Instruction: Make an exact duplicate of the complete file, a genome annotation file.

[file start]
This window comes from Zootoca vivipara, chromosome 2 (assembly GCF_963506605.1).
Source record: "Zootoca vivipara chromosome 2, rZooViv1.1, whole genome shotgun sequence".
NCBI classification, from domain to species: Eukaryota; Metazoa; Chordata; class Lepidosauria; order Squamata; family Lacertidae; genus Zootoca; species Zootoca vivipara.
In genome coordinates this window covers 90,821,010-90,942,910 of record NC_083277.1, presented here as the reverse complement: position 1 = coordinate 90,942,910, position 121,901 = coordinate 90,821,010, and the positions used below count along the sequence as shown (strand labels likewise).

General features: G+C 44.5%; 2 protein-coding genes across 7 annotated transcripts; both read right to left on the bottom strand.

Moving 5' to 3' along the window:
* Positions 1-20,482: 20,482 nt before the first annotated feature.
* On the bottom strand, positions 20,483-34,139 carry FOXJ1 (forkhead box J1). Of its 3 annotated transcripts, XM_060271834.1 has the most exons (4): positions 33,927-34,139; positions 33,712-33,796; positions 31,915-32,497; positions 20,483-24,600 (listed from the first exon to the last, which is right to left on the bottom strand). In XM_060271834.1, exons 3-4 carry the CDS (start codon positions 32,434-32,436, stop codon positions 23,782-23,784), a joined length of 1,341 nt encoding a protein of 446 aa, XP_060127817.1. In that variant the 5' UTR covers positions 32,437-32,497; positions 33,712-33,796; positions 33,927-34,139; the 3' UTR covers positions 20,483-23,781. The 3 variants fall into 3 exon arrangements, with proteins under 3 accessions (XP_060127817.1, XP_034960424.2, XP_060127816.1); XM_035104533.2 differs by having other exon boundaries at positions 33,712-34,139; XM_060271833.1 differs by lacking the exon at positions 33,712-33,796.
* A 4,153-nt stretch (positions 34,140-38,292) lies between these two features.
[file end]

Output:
This window comes from Zootoca vivipara, chromosome 2 (assembly GCF_963506605.1).
Source record: "Zootoca vivipara chromosome 2, rZooViv1.1, whole genome shotgun sequence".
NCBI classification, from domain to species: Eukaryota; Metazoa; Chordata; class Lepidosauria; order Squamata; family Lacertidae; genus Zootoca; species Zootoca vivipara.
In genome coordinates this window covers 90,821,010-90,942,910 of record NC_083277.1, presented here as the reverse complement: position 1 = coordinate 90,942,910, position 121,901 = coordinate 90,821,010, and the positions used below count along the sequence as shown (strand labels likewise).

General features: G+C 44.5%; 2 protein-coding genes across 7 annotated transcripts; both read right to left on the bottom strand.

Moving 5' to 3' along the window:
* Positions 1-20,482: 20,482 nt before the first annotated feature.
* On the bottom strand, positions 20,483-34,139 carry FOXJ1 (forkhead box J1). Of its 3 annotated transcripts, XM_060271834.1 has the most exons (4): positions 33,927-34,139; positions 33,712-33,796; positions 31,915-32,497; positions 20,483-24,600 (listed from the first exon to the last, which is right to left on the bottom strand). In XM_060271834.1, exons 3-4 carry the CDS (start codon positions 32,434-32,436, stop codon positions 23,782-23,784), a joined length of 1,341 nt encoding a protein of 446 aa, XP_060127817.1. In that variant the 5' UTR covers positions 32,437-32,497; positions 33,712-33,796; positions 33,927-34,139; the 3' UTR covers positions 20,483-23,781. The 3 variants fall into 3 exon arrangements, with proteins under 3 accessions (XP_060127817.1, XP_034960424.2, XP_060127816.1); XM_035104533.2 differs by having other exon boundaries at positions 33,712-34,139; XM_060271833.1 differs by lacking the exon at positions 33,712-33,796.
* A 4,153-nt stretch (positions 34,140-38,292) lies between these two features.